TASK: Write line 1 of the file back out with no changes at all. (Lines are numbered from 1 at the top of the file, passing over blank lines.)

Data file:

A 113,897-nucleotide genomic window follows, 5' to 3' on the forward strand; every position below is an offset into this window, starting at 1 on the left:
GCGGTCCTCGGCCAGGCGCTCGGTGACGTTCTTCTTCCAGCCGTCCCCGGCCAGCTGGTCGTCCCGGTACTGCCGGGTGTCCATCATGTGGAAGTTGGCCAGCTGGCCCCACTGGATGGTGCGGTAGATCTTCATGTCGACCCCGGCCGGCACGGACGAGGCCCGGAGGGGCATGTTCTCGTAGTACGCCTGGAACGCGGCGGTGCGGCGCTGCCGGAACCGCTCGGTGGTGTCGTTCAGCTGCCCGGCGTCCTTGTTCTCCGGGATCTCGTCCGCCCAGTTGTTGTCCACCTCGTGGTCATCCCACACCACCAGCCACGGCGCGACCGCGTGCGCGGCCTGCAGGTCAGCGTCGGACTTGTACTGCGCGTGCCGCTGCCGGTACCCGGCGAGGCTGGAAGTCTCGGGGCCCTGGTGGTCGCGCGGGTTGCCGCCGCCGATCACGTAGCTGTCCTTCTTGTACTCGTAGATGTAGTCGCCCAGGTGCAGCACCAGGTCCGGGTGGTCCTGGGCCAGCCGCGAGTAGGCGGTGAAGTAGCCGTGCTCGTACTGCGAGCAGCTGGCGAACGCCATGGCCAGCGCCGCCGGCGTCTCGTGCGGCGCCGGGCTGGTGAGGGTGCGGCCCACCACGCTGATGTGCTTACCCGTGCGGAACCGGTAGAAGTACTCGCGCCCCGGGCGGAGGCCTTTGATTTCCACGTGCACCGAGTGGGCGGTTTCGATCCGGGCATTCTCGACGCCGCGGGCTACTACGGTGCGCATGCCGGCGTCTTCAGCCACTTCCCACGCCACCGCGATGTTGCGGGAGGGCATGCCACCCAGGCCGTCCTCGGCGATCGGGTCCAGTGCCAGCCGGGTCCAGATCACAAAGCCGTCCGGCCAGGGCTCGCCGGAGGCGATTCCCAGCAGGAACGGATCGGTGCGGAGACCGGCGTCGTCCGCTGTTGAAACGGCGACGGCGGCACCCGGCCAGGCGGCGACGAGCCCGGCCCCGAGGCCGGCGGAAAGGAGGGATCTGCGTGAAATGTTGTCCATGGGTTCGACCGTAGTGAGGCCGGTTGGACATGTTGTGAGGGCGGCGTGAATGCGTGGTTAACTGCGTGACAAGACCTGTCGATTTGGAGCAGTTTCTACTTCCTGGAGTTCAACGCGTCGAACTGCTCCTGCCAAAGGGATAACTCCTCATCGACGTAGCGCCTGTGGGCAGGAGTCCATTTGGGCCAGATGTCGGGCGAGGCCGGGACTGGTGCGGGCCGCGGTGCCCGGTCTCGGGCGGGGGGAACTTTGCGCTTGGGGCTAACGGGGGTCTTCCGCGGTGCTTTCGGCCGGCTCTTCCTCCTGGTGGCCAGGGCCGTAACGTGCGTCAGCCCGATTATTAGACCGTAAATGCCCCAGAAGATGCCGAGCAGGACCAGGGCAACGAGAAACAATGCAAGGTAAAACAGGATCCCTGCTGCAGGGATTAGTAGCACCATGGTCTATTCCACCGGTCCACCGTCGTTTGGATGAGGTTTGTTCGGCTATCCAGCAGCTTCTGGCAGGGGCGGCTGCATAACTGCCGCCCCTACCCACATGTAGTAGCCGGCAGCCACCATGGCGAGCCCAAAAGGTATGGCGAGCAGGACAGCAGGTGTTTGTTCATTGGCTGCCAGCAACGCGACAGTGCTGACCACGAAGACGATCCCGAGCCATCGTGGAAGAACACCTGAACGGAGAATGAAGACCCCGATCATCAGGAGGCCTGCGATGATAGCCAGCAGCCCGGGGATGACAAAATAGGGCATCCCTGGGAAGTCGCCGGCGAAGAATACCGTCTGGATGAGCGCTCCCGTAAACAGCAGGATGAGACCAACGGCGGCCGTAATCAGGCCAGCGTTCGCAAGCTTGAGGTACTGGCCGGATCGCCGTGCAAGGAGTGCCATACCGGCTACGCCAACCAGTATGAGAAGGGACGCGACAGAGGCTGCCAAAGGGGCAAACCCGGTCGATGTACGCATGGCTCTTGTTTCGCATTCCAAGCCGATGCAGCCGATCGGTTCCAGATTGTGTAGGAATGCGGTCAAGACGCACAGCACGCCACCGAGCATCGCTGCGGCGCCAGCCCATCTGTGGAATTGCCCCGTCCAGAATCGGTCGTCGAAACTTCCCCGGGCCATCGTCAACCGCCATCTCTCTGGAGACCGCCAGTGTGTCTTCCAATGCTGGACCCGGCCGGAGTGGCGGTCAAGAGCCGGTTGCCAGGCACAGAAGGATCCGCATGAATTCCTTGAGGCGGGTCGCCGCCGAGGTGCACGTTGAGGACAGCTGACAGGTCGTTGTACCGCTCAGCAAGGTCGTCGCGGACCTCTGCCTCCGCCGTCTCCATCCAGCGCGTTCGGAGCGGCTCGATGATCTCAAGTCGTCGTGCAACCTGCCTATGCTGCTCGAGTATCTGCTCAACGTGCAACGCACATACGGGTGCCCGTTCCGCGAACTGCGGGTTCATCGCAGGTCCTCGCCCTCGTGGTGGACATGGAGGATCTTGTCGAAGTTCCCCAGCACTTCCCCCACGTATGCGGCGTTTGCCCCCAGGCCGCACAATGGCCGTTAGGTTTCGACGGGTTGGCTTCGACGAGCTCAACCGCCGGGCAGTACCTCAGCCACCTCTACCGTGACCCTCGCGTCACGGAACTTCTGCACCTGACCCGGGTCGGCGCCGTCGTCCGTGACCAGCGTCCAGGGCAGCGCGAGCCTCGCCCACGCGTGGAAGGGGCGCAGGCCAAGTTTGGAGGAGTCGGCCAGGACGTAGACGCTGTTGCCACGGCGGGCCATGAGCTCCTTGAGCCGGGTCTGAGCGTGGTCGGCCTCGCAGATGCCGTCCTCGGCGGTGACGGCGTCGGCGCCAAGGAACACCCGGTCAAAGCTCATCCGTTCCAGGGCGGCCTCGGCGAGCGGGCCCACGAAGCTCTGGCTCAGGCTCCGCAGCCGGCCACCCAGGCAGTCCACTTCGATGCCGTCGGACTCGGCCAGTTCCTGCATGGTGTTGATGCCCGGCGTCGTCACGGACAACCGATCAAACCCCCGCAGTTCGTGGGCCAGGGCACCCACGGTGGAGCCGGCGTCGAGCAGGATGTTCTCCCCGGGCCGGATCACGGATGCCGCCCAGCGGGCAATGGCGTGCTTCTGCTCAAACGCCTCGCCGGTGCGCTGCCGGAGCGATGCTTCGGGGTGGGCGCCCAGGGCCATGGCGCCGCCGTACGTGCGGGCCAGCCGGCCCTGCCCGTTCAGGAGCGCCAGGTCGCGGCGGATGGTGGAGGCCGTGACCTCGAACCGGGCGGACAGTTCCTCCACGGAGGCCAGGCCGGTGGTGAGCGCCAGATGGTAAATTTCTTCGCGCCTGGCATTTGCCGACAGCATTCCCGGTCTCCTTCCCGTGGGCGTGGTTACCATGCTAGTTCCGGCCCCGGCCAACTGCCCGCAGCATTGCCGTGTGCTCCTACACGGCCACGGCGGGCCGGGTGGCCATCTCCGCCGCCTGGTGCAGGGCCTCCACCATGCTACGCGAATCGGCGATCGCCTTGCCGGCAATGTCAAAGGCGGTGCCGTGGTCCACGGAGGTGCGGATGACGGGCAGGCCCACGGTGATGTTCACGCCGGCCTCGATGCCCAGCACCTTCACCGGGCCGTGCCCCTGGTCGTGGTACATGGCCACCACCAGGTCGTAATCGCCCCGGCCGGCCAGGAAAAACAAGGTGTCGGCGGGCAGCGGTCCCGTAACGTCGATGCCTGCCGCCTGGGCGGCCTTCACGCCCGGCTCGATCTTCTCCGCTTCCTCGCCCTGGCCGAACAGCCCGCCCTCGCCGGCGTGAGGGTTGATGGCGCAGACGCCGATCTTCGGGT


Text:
A 113,897-nucleotide genomic window follows, 5' to 3' on the forward strand; every position below is an offset into this window, starting at 1 on the left: